• Talking to Israelis - Shmuel Rosner
    Words alone will not make Israelis trust Obama. Israelis do not suffer from lack of understanding of the issues; they suffer from peace-fatigue. They look at "peace processes" with suspicion, based on experience and events. They are scarred enough to know what has worked and what has not, and they are tired of the good intentions of enthusiastic novices, believing that with their youth and their smarts they'll be able to come up with some magic trick that can somehow round a square. What Obama needs is a convincing plan that makes sense. It does not look like he has one.
        The president has reportedly sent letters to seven Arab leaders reminding them of "the need for CBMs [confidence-building measures] in exchange for [a settlement] freeze and to [get] peace talks restarted." It hasn't worked very well, and Israelis will be aware of this failure if they hear Obama talking about the need to stop settlement construction. So perhaps instead of the president making the effort of "talking directly" to Israelis with nothing new to say, maybe he ought to put his efforts into convincing someone else to address Israelis - somebody whose very act of speaking to Israelis would be significant in its own right. King Abdullah of Saudi Arabia or President Bashar Al-Assad of Syria come to mind. (New Republic)
  • Fatah Conference Aims to Boost Its Radical Credentials - Tony Karon
    Early signs suggest that the Fatah conference will, if anything, weaken Palestinian leader Mahmoud Abbas' ability to follow Washington's script. Since the death of Abbas' predecessor, Yasser Arafat, U.S. peace efforts have relied on the moderate and relatively pliable leader to negotiate a two-state agreement with Israel, but many fear that a candidate backed by Hamas would likely beat Abbas in presidential elections currently scheduled for early next year. Much of the Fatah rank and file and even many in the leadership believe that the only way the movement can be saved is to break with American tutelage and seek to reclaim the mantle of "resistance" from Hamas. The conference will seek to rebrand Fatah with a more radical stance in order to more effectively compete with Hamas. (TIME)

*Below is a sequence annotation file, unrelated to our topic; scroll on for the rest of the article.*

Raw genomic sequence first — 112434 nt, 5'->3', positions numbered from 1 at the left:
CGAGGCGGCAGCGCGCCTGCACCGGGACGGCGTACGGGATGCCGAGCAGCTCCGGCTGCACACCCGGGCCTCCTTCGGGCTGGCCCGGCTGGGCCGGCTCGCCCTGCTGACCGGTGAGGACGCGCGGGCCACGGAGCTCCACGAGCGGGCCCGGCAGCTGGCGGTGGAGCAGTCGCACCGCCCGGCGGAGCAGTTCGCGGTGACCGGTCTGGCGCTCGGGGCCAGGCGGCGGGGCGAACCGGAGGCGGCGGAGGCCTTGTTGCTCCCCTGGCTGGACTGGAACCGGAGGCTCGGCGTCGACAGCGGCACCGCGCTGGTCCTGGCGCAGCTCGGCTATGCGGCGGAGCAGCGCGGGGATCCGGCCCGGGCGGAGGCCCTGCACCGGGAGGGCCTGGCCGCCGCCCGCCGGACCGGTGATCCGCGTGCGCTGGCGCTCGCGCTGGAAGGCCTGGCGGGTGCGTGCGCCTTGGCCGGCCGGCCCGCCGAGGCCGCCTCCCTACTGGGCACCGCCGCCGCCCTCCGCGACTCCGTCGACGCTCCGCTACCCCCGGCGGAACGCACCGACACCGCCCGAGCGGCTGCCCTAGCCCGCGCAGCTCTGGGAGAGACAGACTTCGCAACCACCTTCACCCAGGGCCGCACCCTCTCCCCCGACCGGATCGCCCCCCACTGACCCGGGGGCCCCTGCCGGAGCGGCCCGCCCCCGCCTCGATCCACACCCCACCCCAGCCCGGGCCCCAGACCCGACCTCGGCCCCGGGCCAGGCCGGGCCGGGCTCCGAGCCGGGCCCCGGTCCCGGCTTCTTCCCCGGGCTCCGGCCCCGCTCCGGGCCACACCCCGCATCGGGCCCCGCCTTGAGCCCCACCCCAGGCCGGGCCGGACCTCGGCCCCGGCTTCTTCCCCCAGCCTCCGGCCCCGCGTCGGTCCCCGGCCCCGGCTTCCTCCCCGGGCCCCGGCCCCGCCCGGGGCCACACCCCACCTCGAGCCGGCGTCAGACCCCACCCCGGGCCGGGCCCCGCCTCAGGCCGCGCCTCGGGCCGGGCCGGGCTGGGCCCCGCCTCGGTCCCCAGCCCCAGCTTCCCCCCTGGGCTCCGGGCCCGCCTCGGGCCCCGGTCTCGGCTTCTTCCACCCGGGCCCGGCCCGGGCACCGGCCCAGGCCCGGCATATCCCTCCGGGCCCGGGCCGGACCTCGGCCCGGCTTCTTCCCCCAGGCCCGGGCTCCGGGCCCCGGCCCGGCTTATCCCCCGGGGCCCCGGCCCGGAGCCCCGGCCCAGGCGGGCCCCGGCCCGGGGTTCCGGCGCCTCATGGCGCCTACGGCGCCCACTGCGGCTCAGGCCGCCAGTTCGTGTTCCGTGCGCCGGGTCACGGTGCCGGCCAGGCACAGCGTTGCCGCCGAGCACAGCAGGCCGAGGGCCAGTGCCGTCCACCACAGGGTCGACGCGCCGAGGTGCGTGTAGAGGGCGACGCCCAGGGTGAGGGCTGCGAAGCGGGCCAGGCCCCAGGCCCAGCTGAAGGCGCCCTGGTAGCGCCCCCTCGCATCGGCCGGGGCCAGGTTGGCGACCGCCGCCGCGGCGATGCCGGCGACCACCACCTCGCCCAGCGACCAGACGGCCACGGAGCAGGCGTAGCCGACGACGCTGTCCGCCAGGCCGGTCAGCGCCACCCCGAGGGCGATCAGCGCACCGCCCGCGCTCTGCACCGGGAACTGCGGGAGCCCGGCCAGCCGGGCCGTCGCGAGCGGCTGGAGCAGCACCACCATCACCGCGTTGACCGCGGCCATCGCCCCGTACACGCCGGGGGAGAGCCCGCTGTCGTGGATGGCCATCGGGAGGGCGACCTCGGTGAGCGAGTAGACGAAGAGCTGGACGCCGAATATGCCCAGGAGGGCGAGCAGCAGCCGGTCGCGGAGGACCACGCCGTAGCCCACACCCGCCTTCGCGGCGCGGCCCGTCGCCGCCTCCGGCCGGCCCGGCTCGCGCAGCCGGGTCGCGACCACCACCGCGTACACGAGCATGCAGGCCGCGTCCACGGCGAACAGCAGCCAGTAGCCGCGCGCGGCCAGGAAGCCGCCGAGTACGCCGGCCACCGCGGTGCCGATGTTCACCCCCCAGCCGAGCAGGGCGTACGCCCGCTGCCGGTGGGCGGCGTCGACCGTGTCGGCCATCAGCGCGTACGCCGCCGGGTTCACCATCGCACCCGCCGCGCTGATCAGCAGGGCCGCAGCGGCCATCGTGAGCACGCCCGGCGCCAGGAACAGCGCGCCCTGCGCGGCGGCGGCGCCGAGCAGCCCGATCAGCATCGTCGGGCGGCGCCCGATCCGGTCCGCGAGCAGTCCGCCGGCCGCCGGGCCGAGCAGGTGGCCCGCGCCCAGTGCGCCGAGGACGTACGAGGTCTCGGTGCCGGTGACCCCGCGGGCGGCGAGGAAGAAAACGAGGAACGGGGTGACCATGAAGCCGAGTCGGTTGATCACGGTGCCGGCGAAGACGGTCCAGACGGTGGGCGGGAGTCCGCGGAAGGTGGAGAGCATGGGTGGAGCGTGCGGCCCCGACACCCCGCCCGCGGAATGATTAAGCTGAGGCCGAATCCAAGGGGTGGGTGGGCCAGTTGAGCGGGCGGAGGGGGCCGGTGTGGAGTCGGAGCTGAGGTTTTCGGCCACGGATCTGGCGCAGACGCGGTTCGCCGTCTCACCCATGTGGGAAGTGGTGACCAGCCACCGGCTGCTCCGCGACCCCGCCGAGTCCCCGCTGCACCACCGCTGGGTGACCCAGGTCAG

• The Radicalization of Fatah - Khaled Abu Toameh
    Many in Washington and European are hoping that the Fatah faction, which controls the Western-backed Palestinian Authority, is headed toward moderation and reforms as it holds its sixth general assembly in Bethlehem this week. But there are growing indications that Fatah is actually headed in the opposite direction, as seen in calls by top representatives for a "strategic alliance" with Iran. Hopes that the conference would pave the way for the emergence of a new and younger leadership have also faded. By adopting a hard-line approach toward the conflict and blocking reforms, Fatah is sending a message both to the Palestinians and the world that it's still not ready for any form of compromise or reforms. As such, Fatah remains part of the problem, and not part of the solution. (Hudson Institute New York)
  • Observations:

    Where Have All the Palestinian Moderates Gone? - David Schenker (Foreign Policy)

    • A series of comments by current and former senior Fatah officials undercut the fundamental premise of Israeli-Palestinian peacemaking: the renunciation of violence and the acceptance of Israel's right to exist.
    • Democratic politics are indeed taking shape among Palestinians, but they're mirroring the increasingly extreme views of the population at large. Recent surveys suggest that 52% of Palestinians support armed attacks against Israeli civilians inside Israel.
    • The statements have profound implications for Israeli-Palestinian peacemaking. The leading faction of the PLO that signed the Oslo Accords with Israel now says it never consented to the terms of the deal.
    • Fatah's formal rejection of the Oslo terms of reference essentially constitutes the PLO's renunciation of the entire agreement.
    • Moderates still exist and the PA continues to take some positive steps - such as removing militant preachers from West Bank mosques and cooperating with Israel on security matters - but its actions seem more focused on preventing Hamas inroads than promoting peace with Israel.

      The writer is director of the Program on Arab Politics at the Washington Institute for Near East Policy.

    Unsubscribe from Daily Alert